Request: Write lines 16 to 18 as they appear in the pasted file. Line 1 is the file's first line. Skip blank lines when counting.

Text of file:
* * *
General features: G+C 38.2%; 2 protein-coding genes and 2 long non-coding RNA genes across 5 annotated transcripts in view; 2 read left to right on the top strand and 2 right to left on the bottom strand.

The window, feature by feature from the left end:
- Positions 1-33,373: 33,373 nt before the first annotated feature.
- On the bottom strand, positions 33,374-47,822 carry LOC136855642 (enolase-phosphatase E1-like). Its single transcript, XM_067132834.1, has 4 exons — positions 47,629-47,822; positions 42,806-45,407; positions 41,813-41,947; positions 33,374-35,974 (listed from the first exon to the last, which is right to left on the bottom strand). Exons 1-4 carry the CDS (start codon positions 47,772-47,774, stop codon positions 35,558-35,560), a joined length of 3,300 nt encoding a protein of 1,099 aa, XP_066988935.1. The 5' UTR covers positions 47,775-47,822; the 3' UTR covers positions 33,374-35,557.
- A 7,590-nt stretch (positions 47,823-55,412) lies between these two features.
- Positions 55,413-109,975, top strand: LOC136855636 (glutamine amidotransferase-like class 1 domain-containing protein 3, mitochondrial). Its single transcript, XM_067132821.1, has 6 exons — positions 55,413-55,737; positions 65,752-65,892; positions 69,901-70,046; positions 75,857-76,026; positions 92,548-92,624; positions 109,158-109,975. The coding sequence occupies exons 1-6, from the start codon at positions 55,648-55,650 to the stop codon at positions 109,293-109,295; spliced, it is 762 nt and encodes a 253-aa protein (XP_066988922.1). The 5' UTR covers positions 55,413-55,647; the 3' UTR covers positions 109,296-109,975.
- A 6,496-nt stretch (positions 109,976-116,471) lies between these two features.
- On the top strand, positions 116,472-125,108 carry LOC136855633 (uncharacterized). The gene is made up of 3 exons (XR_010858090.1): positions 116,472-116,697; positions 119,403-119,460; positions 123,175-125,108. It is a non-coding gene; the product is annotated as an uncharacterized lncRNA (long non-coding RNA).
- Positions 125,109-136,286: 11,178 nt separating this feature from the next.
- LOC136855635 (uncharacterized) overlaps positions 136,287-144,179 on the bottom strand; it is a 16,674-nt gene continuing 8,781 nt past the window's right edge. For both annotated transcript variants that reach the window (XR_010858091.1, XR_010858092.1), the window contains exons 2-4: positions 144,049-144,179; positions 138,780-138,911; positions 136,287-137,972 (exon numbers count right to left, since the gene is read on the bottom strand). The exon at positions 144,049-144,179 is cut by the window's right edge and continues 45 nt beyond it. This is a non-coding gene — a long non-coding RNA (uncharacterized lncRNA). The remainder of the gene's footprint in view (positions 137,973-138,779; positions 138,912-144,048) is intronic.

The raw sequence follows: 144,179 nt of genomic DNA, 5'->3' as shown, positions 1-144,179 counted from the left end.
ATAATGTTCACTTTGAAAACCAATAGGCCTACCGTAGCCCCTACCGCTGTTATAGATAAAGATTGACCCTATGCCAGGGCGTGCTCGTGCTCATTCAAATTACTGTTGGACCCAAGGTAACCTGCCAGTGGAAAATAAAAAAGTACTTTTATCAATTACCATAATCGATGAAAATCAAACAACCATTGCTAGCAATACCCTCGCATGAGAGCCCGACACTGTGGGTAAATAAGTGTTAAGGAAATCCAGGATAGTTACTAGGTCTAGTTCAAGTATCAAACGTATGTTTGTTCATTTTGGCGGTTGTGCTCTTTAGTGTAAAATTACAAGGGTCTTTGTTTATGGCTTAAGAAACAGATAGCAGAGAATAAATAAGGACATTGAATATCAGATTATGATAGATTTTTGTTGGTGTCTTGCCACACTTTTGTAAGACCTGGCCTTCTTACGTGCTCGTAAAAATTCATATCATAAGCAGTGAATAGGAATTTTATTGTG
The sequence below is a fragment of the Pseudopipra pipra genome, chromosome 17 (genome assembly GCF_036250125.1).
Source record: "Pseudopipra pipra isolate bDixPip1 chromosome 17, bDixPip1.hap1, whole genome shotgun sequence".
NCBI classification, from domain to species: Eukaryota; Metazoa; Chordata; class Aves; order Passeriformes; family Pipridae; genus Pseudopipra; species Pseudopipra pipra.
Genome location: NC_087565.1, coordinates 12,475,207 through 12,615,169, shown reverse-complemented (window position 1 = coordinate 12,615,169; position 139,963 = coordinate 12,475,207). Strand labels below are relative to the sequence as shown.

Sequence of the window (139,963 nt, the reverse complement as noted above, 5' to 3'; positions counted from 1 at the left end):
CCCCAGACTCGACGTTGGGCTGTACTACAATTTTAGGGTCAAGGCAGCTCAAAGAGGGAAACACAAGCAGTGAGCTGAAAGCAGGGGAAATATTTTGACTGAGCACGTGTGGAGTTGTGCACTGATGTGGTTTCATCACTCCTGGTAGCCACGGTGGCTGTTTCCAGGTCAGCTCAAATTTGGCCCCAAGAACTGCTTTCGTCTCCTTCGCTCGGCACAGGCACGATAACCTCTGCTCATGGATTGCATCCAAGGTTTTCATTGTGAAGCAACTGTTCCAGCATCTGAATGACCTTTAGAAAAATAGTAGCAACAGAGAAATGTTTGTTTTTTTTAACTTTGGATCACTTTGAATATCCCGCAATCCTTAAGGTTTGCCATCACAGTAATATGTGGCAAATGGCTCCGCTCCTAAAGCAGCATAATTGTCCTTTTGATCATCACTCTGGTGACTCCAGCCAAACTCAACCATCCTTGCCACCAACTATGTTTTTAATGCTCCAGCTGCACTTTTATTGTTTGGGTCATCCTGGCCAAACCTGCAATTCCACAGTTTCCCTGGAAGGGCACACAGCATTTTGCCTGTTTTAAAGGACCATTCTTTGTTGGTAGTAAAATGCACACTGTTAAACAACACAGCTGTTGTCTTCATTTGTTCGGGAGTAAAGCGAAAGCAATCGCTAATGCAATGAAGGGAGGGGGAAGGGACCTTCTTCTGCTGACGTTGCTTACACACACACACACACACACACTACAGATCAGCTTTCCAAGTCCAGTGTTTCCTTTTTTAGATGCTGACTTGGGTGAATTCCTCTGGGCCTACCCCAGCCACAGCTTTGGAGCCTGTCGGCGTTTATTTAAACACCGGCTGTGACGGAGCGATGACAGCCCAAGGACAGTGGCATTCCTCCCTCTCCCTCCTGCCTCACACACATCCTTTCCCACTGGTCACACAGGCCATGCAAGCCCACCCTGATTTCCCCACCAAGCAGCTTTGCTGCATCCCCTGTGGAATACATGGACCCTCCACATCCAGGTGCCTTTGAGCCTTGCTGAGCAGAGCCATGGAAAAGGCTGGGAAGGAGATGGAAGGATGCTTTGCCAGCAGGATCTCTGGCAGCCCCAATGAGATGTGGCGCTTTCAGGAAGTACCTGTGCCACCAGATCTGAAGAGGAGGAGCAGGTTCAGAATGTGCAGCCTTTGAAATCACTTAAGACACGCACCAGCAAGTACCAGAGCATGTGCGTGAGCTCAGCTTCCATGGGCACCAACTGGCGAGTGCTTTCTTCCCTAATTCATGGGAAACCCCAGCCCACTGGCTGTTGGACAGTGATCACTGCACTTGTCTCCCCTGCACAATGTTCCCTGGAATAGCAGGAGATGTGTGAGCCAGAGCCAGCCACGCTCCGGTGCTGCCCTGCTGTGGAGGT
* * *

Genome location: NC_087565.1, coordinates 12,475,207 through 12,615,169, shown reverse-complemented (window position 1 = coordinate 12,615,169; position 139,963 = coordinate 12,475,207). Strand labels below are relative to the sequence as shown.

Sequence of the window (139,963 nt, the reverse complement as noted above, 5' to 3'; positions counted from 1 at the left end):
CCCCAGACTCGACGTTGGGCTGTACTACAATTTTAGGGTCAAGGCAGCTCAAAGAGGGAAACACAAGCAGTGAGCTGAAAGCAGGGGAAATATTTTGACTGAGCACGTGTGGAGTTGTGCACTGATGTGGTTTCATCACTCCTGGTAGCCACGGTGGCTGTTTCCAGGTCAGCTCAAATTTGGCCCCAAGAACTGCTTTCGTCTCCTTCGCTCGGCACAGGCACGATAACCTCTGCTCATGGATTGCATCCAAGGTTTTCATTGTGAAGCAACTGTTCCAGCATCTGAATGACCTTTAGAAAAATAGTAGCAACAGAGAAATGTTTGTTTTTTTTAACTTTGGATCACTTTGAATATCCCGCAATCCTTAAGGTTTGCCATCACAGTAATATGTGGCAAATGGCTCCGCTCCTAAAGCAGCATAATTGTCCTTTTGATCATCACTCTGGTGACTCCAGCCAAACTCAACCATCCTTGCCACCAACTATGTTTTTAATGCTCCAGCTGCACTTTTATTGTTTGGGTCATCCTGGCCAAACCTGCAATTCCACAGTTTCCCTGGAAGGGCACACAGCATTTTGCCTGTTTTAAAGGACCATTCTTTGTTGGTAGTAAAATGCACACTGTTAAACAACACAGCTGTTGTCTTCATTTGTTCGGGAGTAAAGCGAAAGCAATCGCTAATGCAATGAAGGGAGGGGGAAGGGACCTTCTTCTGCTGACGTTGCTTACACACACACACACACACACACTACAGATCAGCTTTCCAAGTCCAGTGTTTCCTTTTTTAGATGCTGACTTGGGTGAATTCCTCTGGGCCTACCCCAGCCACAGCTTTGGAGCCTGTCGGCGTTTATTTAAACACCGGCTGTGACGGAGCGATGACAGCCCAAGGACAGTGGCATTCCTCCCTCTCCCTCCTGCCTCACACACATCCTTTCCCACTGGTCACACAGGCCATGCAAGCCCACCCTGATTTCCCCACCAAGCAGCTTTGCTGCATCCCCTGTGGAATACATGGACCCTCCACATCCAGGTGCCTTTGAGCCTTGCTGAGCAGAGCCATGGAAAAGGCTGGGAAGGAGATGGAAGGATGCTTTGCCAGCAGGATCTCTGGCAGCCCCAATGAGATGTGGCGCTTTCAGGAAGTACCTGTGCCACCAGATCTGAAGAGGAGGAGCAGGTTCAGAATGTGCAGCCTTTGAAATCACTTAAGACACGCACCAGCAAGTACCAGAGCATGTGCGTGAGCTCAGCTTCCATGGGCACCAACTGGCGAGTGCTTTCTTCCCTAATTCATGGGAAACCCCAGCCCACTGGCTGTTGGACAGTGATCACTGCACTTGTCTCCCCTGCACAATGTTCCCTGGAATAGCAGGAGATGTGTGAGCCAGAGCCAGCCACGCTCCGGTGCTGCCCTGCTGTGGAGGT